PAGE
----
PYBAG implements a portable bag and is intended for fast synchronization and backup. It lets you use a portable digital storage device to carry your electronic documents similar to the way you can use a bag to carry paper documents. You can synchronize the bag with your original files easily. If a synchronization conflict occurs, it will be reported. You can specify rules for automatic conflict resolution. With PYBAG, you can backup files and synchronize any changes made to the original files with the bag. The synchronization process will only copy changed files. The program is cross-platform and independent from the OS and filesystem. You may easily synchronize files between Windows and Linux, for example. Symbolic links are supported on all systems (if the OS or filesystem does not support symlinks, then they are emulated). This program has a GUI and a command line interface.
pybonjour provides a pure Python interface (via ctypes) to Apple Bonjour and compatible DNS-SD libraries (such as Avahi). It allows Python scripts to take advantage of Zero Configuration Networking (Zeroconf) to register, discover, and resolve services on both local and wide-area networks. Since pybonjour is implemented in pure Python, scripts that use it can easily be ported to Mac OS X, Windows, Linux, and other systems that run Bonjour.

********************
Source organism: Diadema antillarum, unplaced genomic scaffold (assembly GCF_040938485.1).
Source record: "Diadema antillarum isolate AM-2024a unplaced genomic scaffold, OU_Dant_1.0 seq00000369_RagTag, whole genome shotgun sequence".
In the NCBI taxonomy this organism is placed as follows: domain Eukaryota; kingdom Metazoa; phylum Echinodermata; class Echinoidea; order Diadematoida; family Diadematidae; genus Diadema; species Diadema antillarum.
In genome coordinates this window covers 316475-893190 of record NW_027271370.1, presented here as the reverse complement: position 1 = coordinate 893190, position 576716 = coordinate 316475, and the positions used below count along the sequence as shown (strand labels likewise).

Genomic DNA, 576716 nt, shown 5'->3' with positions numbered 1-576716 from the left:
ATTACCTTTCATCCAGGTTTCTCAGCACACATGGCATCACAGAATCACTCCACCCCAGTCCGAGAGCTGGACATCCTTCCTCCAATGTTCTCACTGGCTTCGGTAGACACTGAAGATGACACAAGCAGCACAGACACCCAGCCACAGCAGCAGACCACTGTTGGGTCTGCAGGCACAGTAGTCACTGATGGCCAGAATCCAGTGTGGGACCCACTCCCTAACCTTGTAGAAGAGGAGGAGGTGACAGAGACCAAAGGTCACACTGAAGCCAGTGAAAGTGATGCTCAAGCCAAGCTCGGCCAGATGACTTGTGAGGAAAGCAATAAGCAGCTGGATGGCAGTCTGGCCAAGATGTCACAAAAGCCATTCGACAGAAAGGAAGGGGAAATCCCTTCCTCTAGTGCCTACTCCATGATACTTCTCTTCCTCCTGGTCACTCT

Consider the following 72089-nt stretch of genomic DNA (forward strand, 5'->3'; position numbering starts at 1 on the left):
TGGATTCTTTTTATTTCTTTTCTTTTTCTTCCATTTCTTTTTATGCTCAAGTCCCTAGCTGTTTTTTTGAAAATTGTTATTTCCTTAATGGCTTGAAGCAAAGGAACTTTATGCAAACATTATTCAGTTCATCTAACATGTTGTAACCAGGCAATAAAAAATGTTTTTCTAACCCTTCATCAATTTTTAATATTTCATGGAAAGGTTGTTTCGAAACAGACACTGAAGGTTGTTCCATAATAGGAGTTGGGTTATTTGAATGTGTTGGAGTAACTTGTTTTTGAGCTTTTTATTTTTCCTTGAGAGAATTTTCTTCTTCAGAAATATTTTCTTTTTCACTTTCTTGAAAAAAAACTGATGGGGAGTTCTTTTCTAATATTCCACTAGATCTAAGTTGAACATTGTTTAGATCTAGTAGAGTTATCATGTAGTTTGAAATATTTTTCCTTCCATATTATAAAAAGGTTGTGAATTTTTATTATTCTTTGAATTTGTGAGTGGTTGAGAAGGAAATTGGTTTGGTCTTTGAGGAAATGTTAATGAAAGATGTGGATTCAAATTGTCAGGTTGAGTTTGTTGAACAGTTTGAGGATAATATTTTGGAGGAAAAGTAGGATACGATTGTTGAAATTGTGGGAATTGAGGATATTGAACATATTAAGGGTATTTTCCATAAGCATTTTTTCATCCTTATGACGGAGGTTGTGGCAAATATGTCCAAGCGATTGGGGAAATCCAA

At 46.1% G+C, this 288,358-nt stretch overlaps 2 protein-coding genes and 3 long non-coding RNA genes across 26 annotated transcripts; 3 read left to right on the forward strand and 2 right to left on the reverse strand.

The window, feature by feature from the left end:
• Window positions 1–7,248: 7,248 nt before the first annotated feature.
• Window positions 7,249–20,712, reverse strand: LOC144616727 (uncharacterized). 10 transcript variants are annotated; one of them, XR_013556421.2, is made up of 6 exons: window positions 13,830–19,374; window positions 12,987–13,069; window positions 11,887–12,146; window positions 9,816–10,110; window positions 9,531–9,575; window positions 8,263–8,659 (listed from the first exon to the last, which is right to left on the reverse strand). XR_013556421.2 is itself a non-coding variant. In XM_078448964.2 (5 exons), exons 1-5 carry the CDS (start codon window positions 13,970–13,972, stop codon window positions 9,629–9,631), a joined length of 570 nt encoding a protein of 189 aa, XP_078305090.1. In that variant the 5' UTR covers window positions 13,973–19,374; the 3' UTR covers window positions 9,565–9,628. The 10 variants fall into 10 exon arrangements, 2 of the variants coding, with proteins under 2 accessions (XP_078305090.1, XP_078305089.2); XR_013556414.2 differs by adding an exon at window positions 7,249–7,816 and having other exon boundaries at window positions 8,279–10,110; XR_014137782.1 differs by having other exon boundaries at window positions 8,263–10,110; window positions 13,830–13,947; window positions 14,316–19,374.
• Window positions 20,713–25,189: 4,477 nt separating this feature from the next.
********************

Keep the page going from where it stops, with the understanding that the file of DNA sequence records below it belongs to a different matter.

pydance is a dancing game written in Python, formerly named pyDDR. The idea is simple. There's a floor mat with arrows, and the game scrolls arrows up the screen to the beat while playing a song. When the arrows reach the top of the screen (not sooner and not later), the player hits the corresponding arrow on the pad, and given that it's hit on time with the beat, points are scored. Based on how well the dance is put together, s/he is graded at the end of the song. Both keyboard and mat play are supported.
The pylib library features the popular py.test command line tool for rapidly writing and running tests in Python and py.execnet, a new way to do ad-hoc distribution of Python code to remote processes. py.test runs well on Linux, Windows, and OSX using Python 2.4 through to 2.6. It can distribute a single test run to multiple machines. It is used in many projects, ranging from running tens of thousands of tests integrated with buildbot to a few inlined tests on a command line script.